Repositioning the Rural Bank Brand to Attract Non-Users – Executive Director
In the face of growing competition and changes in the banking sector, the Executive Director of the Association of Rural Banks in Ghana (ARB), Ms. Comfort Owusu, called for an operational overhaul of the rural bank.
According to her, the rural bank has been around for more than four decades. During the period, the banking space has undergone many changes due to intense competition in the sector, the commoditization of banking products and services, customer sophistication and demographic changes, among others.
It is with this in mind that she said: “There is a need to reposition the rural banking brand as dynamic, reliable and resilient in order to attract non-users. This includes young people, the upper middle class, clients of defunct institutions and others.
In addition, she said the repositioning was linked to the Bank of Ghana’s program to rename the sector to support rural economic development.
“To this end, the Association of Rural Banks intends to develop and implement effective brand communication and marketing strategies, so that the banking public appreciates what the brand represents in terms of a point of differentiation. of the RCBs. “
Ms. Owusu was speaking at the “20th National Rural and Community Bank Managers Conference” held in Nkwatia-Kwahu, and explained that this will increase the efforts of ARB Apex Bank Limited.
She urged the 145 RCBs to work hard to improve their internal systems and operations, especially in the area of service quality. This, it is believed, will help avoid any communication gap that could dilute the rural bank’s brand.
The theme of this year’s managers’ conference is “Rural banking beyond financial sector reforms and the COVID-19 pandemic”. Ms Owusu said the theme is appropriate, as it will provide a guide on how to leverage the strengths to harness the opportunities presented by reform in the area of the gap created by missing institutions in space. banking, and the need for increased use of technology created by the emergence of COVID-19.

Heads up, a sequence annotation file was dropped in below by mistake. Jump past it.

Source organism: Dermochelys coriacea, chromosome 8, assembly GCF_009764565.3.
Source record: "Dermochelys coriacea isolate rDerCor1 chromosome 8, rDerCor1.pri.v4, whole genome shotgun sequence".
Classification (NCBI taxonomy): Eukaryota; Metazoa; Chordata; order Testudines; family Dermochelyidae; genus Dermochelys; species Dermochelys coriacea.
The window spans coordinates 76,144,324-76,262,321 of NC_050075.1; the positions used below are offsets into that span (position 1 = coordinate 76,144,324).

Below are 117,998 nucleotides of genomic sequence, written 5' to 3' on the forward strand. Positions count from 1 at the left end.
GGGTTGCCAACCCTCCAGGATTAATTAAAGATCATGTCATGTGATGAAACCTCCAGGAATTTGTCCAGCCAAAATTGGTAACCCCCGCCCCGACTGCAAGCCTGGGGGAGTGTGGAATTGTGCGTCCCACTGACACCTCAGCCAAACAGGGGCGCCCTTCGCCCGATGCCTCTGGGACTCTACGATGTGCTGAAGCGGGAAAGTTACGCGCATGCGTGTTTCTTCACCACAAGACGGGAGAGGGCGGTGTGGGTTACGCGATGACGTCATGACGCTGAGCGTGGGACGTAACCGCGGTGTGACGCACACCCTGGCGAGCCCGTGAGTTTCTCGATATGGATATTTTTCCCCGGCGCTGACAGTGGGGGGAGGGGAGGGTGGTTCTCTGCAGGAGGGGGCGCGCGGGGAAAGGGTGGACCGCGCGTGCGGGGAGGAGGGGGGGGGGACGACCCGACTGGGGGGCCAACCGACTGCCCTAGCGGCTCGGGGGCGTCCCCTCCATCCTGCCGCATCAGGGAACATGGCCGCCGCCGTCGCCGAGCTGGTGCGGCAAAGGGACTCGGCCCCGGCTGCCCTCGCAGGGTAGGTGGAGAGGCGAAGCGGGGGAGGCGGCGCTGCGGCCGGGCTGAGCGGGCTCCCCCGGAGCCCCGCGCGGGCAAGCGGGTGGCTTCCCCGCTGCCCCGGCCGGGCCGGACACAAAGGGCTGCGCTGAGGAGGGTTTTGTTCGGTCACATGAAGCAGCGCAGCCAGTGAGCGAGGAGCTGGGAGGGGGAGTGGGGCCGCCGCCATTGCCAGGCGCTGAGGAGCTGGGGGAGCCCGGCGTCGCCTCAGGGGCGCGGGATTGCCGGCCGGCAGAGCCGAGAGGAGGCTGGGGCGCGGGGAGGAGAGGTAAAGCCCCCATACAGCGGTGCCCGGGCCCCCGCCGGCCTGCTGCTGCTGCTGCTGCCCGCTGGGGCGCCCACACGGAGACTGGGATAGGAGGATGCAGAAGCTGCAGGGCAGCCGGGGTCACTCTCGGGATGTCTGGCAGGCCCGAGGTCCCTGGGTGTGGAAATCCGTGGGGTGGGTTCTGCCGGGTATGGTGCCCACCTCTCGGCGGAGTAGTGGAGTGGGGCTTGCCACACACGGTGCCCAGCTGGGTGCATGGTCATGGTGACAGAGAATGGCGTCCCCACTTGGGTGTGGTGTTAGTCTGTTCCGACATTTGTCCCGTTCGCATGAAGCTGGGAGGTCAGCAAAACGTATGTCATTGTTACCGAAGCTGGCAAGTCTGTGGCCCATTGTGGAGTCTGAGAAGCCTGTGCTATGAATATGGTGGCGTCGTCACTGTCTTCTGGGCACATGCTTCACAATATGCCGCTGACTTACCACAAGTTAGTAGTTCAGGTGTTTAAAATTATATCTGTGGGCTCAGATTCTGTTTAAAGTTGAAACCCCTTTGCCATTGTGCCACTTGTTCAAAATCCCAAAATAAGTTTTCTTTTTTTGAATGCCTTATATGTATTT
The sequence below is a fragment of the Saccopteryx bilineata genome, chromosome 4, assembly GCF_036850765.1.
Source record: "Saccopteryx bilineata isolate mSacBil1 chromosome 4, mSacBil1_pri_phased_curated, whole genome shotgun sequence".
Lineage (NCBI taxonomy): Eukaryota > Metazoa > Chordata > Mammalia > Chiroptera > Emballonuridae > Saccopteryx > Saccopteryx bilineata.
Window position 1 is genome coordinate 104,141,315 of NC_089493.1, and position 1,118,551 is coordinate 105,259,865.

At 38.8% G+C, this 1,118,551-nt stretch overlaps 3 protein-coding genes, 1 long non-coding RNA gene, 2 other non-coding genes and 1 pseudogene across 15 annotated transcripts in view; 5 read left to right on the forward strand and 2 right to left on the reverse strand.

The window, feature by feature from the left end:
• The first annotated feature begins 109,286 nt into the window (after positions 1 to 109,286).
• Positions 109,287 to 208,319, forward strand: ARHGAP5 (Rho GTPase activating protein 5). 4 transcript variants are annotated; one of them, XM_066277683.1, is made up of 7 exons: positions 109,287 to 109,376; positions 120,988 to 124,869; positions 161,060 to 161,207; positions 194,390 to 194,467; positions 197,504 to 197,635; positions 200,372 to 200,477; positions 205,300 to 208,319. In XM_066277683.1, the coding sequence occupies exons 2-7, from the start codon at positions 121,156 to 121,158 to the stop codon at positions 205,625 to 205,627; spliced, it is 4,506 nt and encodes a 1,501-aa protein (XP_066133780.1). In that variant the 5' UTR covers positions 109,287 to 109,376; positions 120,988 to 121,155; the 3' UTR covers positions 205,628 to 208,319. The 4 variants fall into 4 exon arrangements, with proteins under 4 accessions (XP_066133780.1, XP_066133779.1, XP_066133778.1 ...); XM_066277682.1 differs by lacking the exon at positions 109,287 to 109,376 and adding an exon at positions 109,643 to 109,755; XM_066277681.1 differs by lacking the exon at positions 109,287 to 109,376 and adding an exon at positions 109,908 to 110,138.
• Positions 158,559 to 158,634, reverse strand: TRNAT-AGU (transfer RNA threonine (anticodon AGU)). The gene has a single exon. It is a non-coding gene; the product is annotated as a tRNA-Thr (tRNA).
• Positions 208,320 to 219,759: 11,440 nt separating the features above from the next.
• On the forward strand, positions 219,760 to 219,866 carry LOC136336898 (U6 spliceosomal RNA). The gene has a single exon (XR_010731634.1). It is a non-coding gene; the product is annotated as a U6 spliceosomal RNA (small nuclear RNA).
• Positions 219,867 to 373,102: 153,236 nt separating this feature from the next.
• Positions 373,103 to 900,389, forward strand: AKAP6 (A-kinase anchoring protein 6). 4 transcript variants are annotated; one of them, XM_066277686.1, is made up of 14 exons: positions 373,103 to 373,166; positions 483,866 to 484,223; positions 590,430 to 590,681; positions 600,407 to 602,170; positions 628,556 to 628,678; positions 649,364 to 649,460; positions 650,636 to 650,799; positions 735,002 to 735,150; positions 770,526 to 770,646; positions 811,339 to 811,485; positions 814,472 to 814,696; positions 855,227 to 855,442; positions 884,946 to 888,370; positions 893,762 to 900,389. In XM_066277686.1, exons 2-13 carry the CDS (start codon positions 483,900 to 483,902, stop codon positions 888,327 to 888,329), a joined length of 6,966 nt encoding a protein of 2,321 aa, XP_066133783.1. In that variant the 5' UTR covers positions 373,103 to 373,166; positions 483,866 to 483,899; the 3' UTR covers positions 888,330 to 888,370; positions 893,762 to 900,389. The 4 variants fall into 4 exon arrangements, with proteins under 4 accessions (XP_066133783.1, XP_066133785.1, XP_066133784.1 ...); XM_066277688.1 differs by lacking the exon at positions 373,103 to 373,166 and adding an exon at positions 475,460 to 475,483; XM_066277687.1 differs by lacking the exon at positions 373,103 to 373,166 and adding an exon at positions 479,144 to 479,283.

In addition, financial sector reforms and the COVID-19 pandemic are topical issues in Ghana right now, due to their impact on individuals, businesses and the wider economy, more importantly, and players in the banking sector.
In 2017, the Bank of Ghana launched a comprehensive set of reforms to clean up the banking and SDI sectors of the economy, after identifying the prevalence of systemic risks in several financial institutions.
These include severely deteriorated capital leading to insolvency, poor asset quality, severe liquidity crises and poor corporate governance practices, among others.
The reform resulted in the withdrawal of operating authorizations for 420 Financial Institutions made up of banks and SDIs.
The Security and Exchange Commission (SEC) also revoked the licenses of fifty-three fund management companies.
Although BCRs were excluded from the financial sector clean-up exercise, Ms Owusu revealed that they were affected.
She said there was speculation in mainstream and social media about the possibility of the clean-up exercise being extended to RCBs. So this gave rise to panic withdrawals, and BCRs with weak liquidity positions almost suffered a run on them.
“Another negative effect suffered by the BCRs following the reform of the financial sector has been the freezing of funds with disappeared institutions, in particular fund management companies. We appreciate the efforts of the government for reimbursement, ”she said.
With dozens of BCRs still having significant funds stranded with some defunct fund management companies, as the Registrar General has yet to obtain a liquidation order from the court, she urged authorities to speed up the process. .
The provision of funds, she noted, will help improve the liquidity of the BCRs to deepen financial intermediation in rural areas and also support rural economic development.
In addition, the COVID-19 epidemic has also affected the rural banking sector; however, “we were able to provide antidotes to successfully mitigate the negative effects of the COVID-19 crisis,” according to Ms. Owusu.
RCBs performed fantastic in the areas of deposits and asset growth in the midst of the crisis. On a year-over-year basis, total BCR assets increased by 32.4% at the end of the third quarter of 2020, while total deposits also increased, by 38.1%.
It is known that some individual BCRs even increased their deposits by more than 50% despite the challenges brought on by the pandemic. This indicates that the resilience of the sector to shocks has improved considerably.